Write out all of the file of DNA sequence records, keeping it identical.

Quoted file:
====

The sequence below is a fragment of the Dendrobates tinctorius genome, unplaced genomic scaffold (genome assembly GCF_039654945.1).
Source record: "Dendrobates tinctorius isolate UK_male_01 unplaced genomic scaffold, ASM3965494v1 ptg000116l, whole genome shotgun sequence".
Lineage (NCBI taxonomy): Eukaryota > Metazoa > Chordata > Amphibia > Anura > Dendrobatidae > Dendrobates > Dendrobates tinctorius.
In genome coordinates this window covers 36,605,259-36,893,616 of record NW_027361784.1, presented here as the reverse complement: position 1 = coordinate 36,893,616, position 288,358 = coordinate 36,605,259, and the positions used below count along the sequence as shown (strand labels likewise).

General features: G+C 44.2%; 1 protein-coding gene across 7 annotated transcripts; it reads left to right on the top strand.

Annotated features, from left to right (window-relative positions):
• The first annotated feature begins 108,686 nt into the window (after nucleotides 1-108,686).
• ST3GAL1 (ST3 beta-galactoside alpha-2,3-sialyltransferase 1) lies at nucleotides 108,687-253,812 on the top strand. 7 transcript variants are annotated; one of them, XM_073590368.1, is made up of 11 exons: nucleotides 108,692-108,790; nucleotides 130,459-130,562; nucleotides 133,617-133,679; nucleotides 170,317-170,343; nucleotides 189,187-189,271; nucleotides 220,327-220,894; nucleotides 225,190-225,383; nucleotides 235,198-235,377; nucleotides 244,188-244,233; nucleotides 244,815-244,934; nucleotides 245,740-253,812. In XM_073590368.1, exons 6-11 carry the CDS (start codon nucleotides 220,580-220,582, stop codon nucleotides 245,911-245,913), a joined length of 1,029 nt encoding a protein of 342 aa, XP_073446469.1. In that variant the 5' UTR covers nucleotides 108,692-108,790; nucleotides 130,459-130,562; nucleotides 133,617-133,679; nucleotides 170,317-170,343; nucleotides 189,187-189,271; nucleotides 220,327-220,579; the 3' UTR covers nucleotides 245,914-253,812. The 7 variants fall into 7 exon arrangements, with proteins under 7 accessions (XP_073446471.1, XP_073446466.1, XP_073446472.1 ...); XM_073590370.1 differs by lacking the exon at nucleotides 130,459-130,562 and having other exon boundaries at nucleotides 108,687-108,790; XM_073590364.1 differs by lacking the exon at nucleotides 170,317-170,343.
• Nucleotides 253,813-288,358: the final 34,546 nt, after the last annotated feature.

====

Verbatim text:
The sequence below is a fragment of the Dendrobates tinctorius genome, unplaced genomic scaffold (genome assembly GCF_039654945.1).
Source record: "Dendrobates tinctorius isolate UK_male_01 unplaced genomic scaffold, ASM3965494v1 ptg000116l, whole genome shotgun sequence".
Lineage (NCBI taxonomy): Eukaryota > Metazoa > Chordata > Amphibia > Anura > Dendrobatidae > Dendrobates > Dendrobates tinctorius.
In genome coordinates this window covers 36,605,259-36,893,616 of record NW_027361784.1, presented here as the reverse complement: position 1 = coordinate 36,893,616, position 288,358 = coordinate 36,605,259, and the positions used below count along the sequence as shown (strand labels likewise).

General features: G+C 44.2%; 1 protein-coding gene across 7 annotated transcripts; it reads left to right on the top strand.

Annotated features, from left to right (window-relative positions):
• The first annotated feature begins 108,686 nt into the window (after nucleotides 1-108,686).
• ST3GAL1 (ST3 beta-galactoside alpha-2,3-sialyltransferase 1) lies at nucleotides 108,687-253,812 on the top strand. 7 transcript variants are annotated; one of them, XM_073590368.1, is made up of 11 exons: nucleotides 108,692-108,790; nucleotides 130,459-130,562; nucleotides 133,617-133,679; nucleotides 170,317-170,343; nucleotides 189,187-189,271; nucleotides 220,327-220,894; nucleotides 225,190-225,383; nucleotides 235,198-235,377; nucleotides 244,188-244,233; nucleotides 244,815-244,934; nucleotides 245,740-253,812. In XM_073590368.1, exons 6-11 carry the CDS (start codon nucleotides 220,580-220,582, stop codon nucleotides 245,911-245,913), a joined length of 1,029 nt encoding a protein of 342 aa, XP_073446469.1. In that variant the 5' UTR covers nucleotides 108,692-108,790; nucleotides 130,459-130,562; nucleotides 133,617-133,679; nucleotides 170,317-170,343; nucleotides 189,187-189,271; nucleotides 220,327-220,579; the 3' UTR covers nucleotides 245,914-253,812. The 7 variants fall into 7 exon arrangements, with proteins under 7 accessions (XP_073446471.1, XP_073446466.1, XP_073446472.1 ...); XM_073590370.1 differs by lacking the exon at nucleotides 130,459-130,562 and having other exon boundaries at nucleotides 108,687-108,790; XM_073590364.1 differs by lacking the exon at nucleotides 170,317-170,343.
• Nucleotides 253,813-288,358: the final 34,546 nt, after the last annotated feature.